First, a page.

The latest IAEA resolution grants Iran more time to come clean about its nuclear activities and fails to refer Tehran to the U.N. security council to help slow Iran's pursuit of nuclear arms.
After negotiations on Iran's nuclear program in September, the Board of Governors of the International Atomic Energy Agency (IAEA) adopted a resolution that essentially gives Tehran another two months before it must halt its nuclear program and cooperate fully with U.N. inspectors.
IAEA Fails to Issue Referral to Security Council
The IAEA resolution, the fifth on Iran's nuclear program in the last two years, made no mention of referral to the U.N. Security Council. The U.N. body could issue sanctions against the Islamic regime to help slow its nuclear pursuits.
Instead, the resolution merely repeated statements of concern and regret about Iran's performance in certain areas. It called once again for a full suspension of enrichment activities and requested yet another report on Iranian compliance before the next meeting on November 25 in order to "decide whether or not further steps are appropriate."
The United States had been pressing for a tougher line, including an October 31 deadline for Iran to resolve outstanding issues, but ultimately supported the final statement. Administration proliferation point-man John Bolton was quoted by The New York Times as saying that "whatever the precise wording of the resolution, the issue of Security Council referral will be up at the November board meeting and everyone knows it. We're quite satisfied with that."
Although the Europeans resisted an immediate referral of Iran to the Security Council, some of their top-level diplomats have grown impatient with Iran's stalling tactics. Prior to the IAEA meeting, German Chancellor Gerhard Schroeder called developments with Iran "highly alarming." The economic incentives offered by the Europeans to Iran have failed to convince Iran to change course on its nuclear path, underscoring the clerics' determination to complete their nuclear program at all costs.
IAEA Director General Mohammed ElBaradei has said that the IAEA has not answered the question of whether or not Iran is developing nuclear weapons. "Can we say everything is peaceful? Obviously we are not at that stage." Following the September meeting, Elbaradei told CNN that while in his view the threat may not be imminent, "...we are facing Iran acquiring, if not already acquired [sic], a capability to produce the material that can be used for nuclear weapons should they decide to do that."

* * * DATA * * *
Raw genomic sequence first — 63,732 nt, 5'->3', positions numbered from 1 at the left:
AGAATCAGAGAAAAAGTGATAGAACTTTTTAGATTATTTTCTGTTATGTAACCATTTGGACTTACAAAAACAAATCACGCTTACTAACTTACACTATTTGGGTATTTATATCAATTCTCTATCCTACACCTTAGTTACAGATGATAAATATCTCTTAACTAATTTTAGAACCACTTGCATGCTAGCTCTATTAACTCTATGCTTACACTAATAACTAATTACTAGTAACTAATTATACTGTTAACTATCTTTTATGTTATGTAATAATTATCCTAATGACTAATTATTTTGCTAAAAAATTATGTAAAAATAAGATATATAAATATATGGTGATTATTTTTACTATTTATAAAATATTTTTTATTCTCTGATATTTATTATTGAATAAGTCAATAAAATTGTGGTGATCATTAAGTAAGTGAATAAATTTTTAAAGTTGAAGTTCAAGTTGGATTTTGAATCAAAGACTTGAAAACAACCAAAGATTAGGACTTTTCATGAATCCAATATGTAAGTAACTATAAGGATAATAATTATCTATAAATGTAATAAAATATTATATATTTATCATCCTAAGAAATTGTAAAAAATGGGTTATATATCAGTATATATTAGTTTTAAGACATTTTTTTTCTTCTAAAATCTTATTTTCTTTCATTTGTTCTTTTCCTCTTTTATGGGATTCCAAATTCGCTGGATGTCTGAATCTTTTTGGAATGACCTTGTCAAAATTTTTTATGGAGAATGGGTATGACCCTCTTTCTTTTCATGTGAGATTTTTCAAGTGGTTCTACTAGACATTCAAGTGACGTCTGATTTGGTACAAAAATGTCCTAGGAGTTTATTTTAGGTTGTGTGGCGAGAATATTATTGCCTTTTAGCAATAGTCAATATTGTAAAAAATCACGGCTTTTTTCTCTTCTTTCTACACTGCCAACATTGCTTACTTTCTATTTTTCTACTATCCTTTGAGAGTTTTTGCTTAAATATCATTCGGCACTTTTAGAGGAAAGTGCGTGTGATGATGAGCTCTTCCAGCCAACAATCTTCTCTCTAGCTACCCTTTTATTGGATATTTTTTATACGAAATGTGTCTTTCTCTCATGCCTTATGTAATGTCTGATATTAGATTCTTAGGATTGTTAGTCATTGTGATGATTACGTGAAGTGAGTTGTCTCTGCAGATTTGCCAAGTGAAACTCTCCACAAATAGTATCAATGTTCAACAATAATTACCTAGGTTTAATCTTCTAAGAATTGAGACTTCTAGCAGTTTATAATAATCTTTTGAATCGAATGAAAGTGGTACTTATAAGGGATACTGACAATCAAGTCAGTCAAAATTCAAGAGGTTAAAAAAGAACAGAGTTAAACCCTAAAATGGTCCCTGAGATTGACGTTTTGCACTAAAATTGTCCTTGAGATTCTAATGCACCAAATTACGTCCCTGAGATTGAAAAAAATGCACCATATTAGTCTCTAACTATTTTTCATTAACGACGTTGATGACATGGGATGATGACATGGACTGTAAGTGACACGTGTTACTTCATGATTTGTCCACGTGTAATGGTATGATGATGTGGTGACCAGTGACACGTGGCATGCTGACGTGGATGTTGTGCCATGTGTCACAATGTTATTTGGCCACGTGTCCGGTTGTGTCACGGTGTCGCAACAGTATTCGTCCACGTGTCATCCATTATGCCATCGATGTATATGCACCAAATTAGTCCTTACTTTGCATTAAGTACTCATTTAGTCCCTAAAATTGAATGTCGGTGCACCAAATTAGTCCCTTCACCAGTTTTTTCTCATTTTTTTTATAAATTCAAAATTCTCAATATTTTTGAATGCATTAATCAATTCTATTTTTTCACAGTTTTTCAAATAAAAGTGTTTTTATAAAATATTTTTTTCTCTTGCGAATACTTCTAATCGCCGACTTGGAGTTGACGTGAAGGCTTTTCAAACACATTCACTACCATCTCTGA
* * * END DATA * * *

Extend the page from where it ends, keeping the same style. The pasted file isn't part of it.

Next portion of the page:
Iran Reacts With Defiance and Threats
Iran's response to the IAEA decision was swift and harsh. Reza Aghazadeh, director of Iran's Atomic Energy Organization, declared: "Our great nation will not permit any interference and/or interruption in ourâ€¦nuclear program and it will not give up at any price." He told reporters that Iran has already begun converting 37 tons of raw uranium "yellowcake" in order to process it for use in nuclear centrifuges-machines that can enrich uranium to weapons-grade levels.
Hassan Rohani, Secretary of Iran's Supreme National Security Council, said: "They cannot force Iran to suspend enrichment through the resolution," adding: "Iran will stop implementing the additional protocol [authorizing snap U.N. inspections] if its case is sent to the Security Council, and parliament will probably demand from the government to drop out of the nonproliferation treaty."
Meanwhile, Iran paraded Shihab-3 ballistic missiles through the streets of Tehran adorned with banners reading "We will crush America under our feet" and "Israel must be wiped off the map."
A Critical Six Months
Nuclear experts fear Iran will soon have acquired all the necessary foreign technology to fabricate a nuclear warhead on its own, and warn that the clock is ticking.
The Iranian opposition group that first revealed damning evidence of Iran's nuclear facilities claims Tehran plans to build its first nuclear weapon in mid-2005.
If development of an atomic bomb is already underway, it may be at a military site receiving increased scrutiny from U.S. officials. Concerns are growing that development of warheads could take place at the Parchin explosives production and testing complex near Tehran. U.N. inspectors have not yet visited the facility.